The deadly E. coli outbreak in Europe linked to tainted cucumbers and other vegetables is getting worse. As of June 1, seventeen people are dead and over 1,500 are sick with a particularly deadly strain of the bacteria. Medical authorities are uncertain why the unusual strain appears to be causing so many cases of hemolytic uremic syndrome, which attacks the kidneys and can cause seizures, strokes and comas.
Numerous research shows that the regular use of a Probiotic supplement can help to prevent and treat certain illnesses such as those from bacterial pathogens, including E. Coli. Probiotics are living micro-organisms (in most cases, bacteria) that are similar to beneficial micro-organisms found in the human gut. They are also called “friendly bacteria” or “good bacteria.”
Over the years, there has been a dramatic reduction in the consumption of fermented foods, which has led to the developing mucosal immune system being exposed to different microflora and fewer pathogens than in paleolithic times. The modern diet and over hygienic conditions may have altered the development of the mucosal immune system, creating a vulnerability to intestinal infections, hypersensitivity disorders and inflammatory bowel disease. Lactobacilli and bifidobacteria, in general, are the bacteria most associated with probiotic activity. There are other nonpathogenic organisms, such as certain strains of Escherichia coli and Saccharomyces boulardii, which are also used in Probiotic supplements.
Probiotics have their therapeutic effect, in part, by their ability to attach to enterocytes. Probiotics may produce lactic acid, bacteriocins and antimicrobial peptides, which are active against pathogens. Probiotics inhibit bacterial pathogens, which include E. coli, Streptococcus, Clostridium, Bacteroides and Salmonella. They also produce mucosal micronutrients, eliminate toxins and reduce fecal ammonia, which can be toxic to the intestinal mucosa. Probiotics have been shown to be effective in treating infective diarrheas due to rotavirus or Clostridium difficile. In Crohn’s disease, a preliminary trial with lactobacillus was found to be safe and reduce the need for corticosteroids in the majority of patients. Probiotics may also play a role in the prevention of colon cancer by reducing the conversion of procarcinogens to carcinogens.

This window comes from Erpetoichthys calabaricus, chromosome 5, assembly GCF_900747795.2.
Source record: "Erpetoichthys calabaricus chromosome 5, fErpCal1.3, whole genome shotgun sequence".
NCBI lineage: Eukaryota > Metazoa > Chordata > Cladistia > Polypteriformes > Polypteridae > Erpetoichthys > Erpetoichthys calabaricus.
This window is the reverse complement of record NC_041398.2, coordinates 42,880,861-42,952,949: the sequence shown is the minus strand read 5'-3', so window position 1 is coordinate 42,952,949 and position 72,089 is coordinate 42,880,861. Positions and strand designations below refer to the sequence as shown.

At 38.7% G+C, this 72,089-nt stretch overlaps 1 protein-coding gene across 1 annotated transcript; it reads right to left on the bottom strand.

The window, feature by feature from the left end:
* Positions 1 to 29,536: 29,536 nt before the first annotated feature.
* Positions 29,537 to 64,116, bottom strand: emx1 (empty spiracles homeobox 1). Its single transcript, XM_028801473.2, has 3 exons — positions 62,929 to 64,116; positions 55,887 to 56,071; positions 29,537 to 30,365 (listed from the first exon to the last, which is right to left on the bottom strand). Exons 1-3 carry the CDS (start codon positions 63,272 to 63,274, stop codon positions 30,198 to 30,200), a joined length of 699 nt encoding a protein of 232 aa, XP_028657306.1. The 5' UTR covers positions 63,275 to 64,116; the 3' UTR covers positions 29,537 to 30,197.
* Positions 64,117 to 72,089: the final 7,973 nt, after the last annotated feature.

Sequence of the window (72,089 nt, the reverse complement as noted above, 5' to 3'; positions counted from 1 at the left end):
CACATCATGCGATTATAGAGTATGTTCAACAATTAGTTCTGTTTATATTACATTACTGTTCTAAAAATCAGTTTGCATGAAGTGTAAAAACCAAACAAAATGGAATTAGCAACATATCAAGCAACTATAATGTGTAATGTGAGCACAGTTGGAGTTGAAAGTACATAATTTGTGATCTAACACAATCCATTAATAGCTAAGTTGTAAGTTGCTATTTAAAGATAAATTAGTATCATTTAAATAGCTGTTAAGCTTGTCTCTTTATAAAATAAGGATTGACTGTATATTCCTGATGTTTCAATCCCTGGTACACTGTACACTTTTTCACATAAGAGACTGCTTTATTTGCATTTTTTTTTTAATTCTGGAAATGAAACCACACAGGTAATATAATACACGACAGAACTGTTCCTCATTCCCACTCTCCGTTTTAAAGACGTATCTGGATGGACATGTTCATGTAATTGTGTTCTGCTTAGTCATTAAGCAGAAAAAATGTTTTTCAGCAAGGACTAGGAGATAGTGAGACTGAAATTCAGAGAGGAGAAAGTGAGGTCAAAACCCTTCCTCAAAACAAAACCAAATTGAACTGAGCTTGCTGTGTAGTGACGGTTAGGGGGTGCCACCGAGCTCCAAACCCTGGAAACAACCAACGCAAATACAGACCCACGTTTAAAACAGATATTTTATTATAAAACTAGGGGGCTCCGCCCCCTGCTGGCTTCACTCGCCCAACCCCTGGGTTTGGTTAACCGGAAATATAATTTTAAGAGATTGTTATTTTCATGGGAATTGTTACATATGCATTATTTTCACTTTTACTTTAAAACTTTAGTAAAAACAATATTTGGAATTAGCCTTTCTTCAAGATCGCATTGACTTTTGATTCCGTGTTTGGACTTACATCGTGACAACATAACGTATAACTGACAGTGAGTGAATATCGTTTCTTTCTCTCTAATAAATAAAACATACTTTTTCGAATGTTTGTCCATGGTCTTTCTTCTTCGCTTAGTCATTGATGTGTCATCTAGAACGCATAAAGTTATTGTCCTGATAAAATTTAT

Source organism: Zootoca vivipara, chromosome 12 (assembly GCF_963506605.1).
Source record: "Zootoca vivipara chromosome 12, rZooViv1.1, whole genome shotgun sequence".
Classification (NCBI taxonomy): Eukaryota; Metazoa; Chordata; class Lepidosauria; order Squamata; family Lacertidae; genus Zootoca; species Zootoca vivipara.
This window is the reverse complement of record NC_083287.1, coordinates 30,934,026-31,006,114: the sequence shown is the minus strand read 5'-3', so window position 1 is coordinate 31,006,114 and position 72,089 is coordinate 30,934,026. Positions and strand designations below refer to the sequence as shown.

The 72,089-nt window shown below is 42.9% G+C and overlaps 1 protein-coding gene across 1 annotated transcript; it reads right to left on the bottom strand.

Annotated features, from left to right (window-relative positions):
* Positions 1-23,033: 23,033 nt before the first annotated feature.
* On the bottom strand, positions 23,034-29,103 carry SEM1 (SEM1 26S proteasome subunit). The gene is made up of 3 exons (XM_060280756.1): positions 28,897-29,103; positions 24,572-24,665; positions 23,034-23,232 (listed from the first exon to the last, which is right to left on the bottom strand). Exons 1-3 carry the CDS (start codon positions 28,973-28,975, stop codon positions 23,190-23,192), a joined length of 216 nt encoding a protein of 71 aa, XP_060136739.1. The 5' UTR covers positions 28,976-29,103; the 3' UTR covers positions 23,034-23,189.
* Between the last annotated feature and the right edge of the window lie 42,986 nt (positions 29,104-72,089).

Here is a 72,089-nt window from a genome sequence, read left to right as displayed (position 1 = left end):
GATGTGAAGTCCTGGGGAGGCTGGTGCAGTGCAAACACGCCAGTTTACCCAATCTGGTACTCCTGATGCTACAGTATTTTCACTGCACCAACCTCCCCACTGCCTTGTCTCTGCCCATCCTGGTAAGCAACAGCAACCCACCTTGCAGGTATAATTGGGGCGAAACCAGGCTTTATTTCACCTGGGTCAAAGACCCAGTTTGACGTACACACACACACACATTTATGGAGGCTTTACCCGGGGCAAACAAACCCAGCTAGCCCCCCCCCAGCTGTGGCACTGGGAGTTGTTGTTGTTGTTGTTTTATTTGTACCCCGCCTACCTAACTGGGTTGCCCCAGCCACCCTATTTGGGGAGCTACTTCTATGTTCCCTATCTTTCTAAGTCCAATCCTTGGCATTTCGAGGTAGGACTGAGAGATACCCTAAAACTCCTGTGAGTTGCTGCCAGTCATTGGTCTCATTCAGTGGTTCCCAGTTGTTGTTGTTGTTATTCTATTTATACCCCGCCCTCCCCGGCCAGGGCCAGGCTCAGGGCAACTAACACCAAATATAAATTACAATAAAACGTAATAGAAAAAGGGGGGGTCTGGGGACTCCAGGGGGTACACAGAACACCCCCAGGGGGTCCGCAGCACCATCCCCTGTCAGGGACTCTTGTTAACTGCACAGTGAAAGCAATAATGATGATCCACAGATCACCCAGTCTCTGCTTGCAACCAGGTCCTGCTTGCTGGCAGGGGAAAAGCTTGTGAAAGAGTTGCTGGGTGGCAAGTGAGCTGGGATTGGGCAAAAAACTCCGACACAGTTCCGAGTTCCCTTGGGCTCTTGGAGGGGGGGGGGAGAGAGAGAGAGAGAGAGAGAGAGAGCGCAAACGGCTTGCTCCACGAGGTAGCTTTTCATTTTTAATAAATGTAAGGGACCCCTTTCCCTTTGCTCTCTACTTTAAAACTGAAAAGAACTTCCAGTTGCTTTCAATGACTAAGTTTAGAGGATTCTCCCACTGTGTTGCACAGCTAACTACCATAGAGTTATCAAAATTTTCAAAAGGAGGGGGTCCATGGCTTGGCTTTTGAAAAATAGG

Dr. Salerno’s recommends his Probiotic Factor for natural support in maintaining healthy flora balance in the gastrointestinal tract. Probiotic Factor contains Saccharomyces Boulardii, which adheres to pathogens such as E.coli and Clostridium difficile to immobilize or excrete them. S. boulardii is unique non-binding beneficial yeast that does not adhere to the intestinal wall and is able to survive the gastric acidity and provides competitive growth inhibition. The potent formula also contains Bifidobacterium and Lactobacillus, which are known to adhere to the intestinal epithelial cells providing a natural barrier and reducing pathogens’ adhesion ability. They are also known to increase immune function and to act as natural antibiotics to kill undesirable microbes.